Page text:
Australia has long been one of the wealthiest countries in Asia and the Pacific, which has allowed our small population to gain security and influence. But now that Asia is catching up economically, population size is translating into vastly increased national power. China is now among the most powerful nations in the world, India will soon join it, and Indonesia is the acknowledged leader of Southeast Asia.
Australia’s security, prosperity, and influence are now indelibly tied to the size of our population. Yet the Australian government’s response to Covid has abruptly stopped the nation’s population growth, 60 per cent of which is derived from overseas migration. The 2021 Intergenerational Report predicts net overseas migration will be negative from 2020 to 2022 as more people leave the country than enter it, and notes that population growth in 2020–21 fell to its lowest annual rate (0.1 per cent) for over a century.
Canada has set a good example; in November 2020 it announced a program that will boost medium-term immigration targets to offset a Covid shortfall.
Treasurer Josh Frydenberg has said Australia will eventually return to pre-Covid immigration levels, and the Intergenerational Report forecasts that by 2023–24, the population growth rate will largely return to the norm of the last 40 years. But to recover the lost population growth from border closures during the pandemic will require more than that. Canada has set a good example; in November 2020 it announced a program that will boost medium-term immigration targets to offset a Covid shortfall. There is no sign of an equivalent policy in Australia. In fact, the danger is that, because closing the borders has worked so well as a response to the pandemic and has synched so neatly with Australia’s post-9/11 border control fixation, governments will be tempted to drag out the return to high immigration levels and thus population growth. This would be a mistake.
Australia must be able to look after its own security and help our neighbours without sacrificing major domestic priorities or having to rely so much on America. That means a bigger Australia, and we can only do that through higher immigration. Former Prime Minister Kevin Rudd recently said Australia should aim for a population of 50 million in the second half of the century. While acknowledging the political difficulty of the task, Rudd wrote that “a Big Australia is also about the size and scope of our national imagination”.
He is right, but that imaginative leap — the ability to see an Australia almost twice as populous as it is today — just got even harder thanks to Covid, because the effect of closing Australia to the world has not been so bad, at least economically. Covid is teaching us that zero population growth can be comfortable, even though negative overseas migration leads to relative population decline when measured against our neighbours.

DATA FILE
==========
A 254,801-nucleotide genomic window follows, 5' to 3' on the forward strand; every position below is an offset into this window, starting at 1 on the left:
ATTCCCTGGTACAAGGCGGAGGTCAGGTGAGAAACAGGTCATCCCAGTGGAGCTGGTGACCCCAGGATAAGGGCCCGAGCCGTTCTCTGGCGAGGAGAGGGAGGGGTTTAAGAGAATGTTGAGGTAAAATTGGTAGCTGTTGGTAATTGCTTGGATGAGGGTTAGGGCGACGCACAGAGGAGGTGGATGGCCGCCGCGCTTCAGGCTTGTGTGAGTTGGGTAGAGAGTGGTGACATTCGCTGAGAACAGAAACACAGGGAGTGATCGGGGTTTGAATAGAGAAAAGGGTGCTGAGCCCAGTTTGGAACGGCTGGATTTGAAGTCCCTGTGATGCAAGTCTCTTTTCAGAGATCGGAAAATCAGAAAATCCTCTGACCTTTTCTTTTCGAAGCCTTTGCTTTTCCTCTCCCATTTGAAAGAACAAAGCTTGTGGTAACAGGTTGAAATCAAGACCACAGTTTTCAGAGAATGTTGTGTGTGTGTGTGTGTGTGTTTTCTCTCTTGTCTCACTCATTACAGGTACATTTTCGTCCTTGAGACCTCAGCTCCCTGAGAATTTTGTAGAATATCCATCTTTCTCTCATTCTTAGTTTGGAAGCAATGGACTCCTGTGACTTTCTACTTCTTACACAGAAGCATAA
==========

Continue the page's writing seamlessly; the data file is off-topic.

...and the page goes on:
We will probably return to our pre-Covid immigration rates eventually and without much fuss because the major-party consensus on high immigration levels remains firm. The implicit bargain between Labor and the Coalition has long been to support some of the highest immigration rates among advanced economies, but to do it quietly, thereby avoiding public debate and scrutiny. If that bargain holds, the Intergenerational Report projects Australia will get to 39 million by 2060–61.
To continue to improve our living standards, and to support the economic, defence, and foreign policy apparatus needed for our security in a more contested Asia, we must grow even faster.
The real challenge will be to make the case for even higher immigration rates. To continue to improve our living standards, and to support the economic, defence, and foreign policy apparatus needed for our security in a more contested Asia, we must grow even faster. Critics will say this stretches our capacity to house, employ, educate, and integrate new Australians, but there is no nation better at this than Australia. Our ability to peacefully absorb large numbers of new immigrants from around the world while growing the economy is Australia’s competitive advantage.
Covid ought to be a motivation to stretch our population goals towards 50 million rather than shrink our horizons, because it shows that our region needs a large and ambitious Australia that can play a decisive part in mitigating not just health emergencies, but diplomatic disputes and security crises.
A larger and more powerful Australia does not mean a more aggressive Australia. The point is not to project far-reaching military power into Asia as we once did when Australia was the only rich nation in our neighbourhood, but to persuade our neighbours that we are a powerful and useful partner. One of the benefits of higher immigration is that we accelerate our demographic integration with Asia as we take more migrants from the region. We ought to make a special effort with Indonesia to create a diaspora here that symbolises the centrality of that relationship.
A bigger Australia will help the nation declare to Asia that we are a confident, welcoming country. It would help set a new narrative in Asia about who we are, and the role we want to play in tackling major problems and seeking peace and sustainability. Beyond our region, a higher migration target can be Australia’s gift to humanity. The United Nations predicts that there will be 9.7 billion people on the planet by 2050. If more of those people are Australians, the world will be a better place, and so will Australia.
Sam Roggeveen is Director of the International Security Program at the Lowy Institute.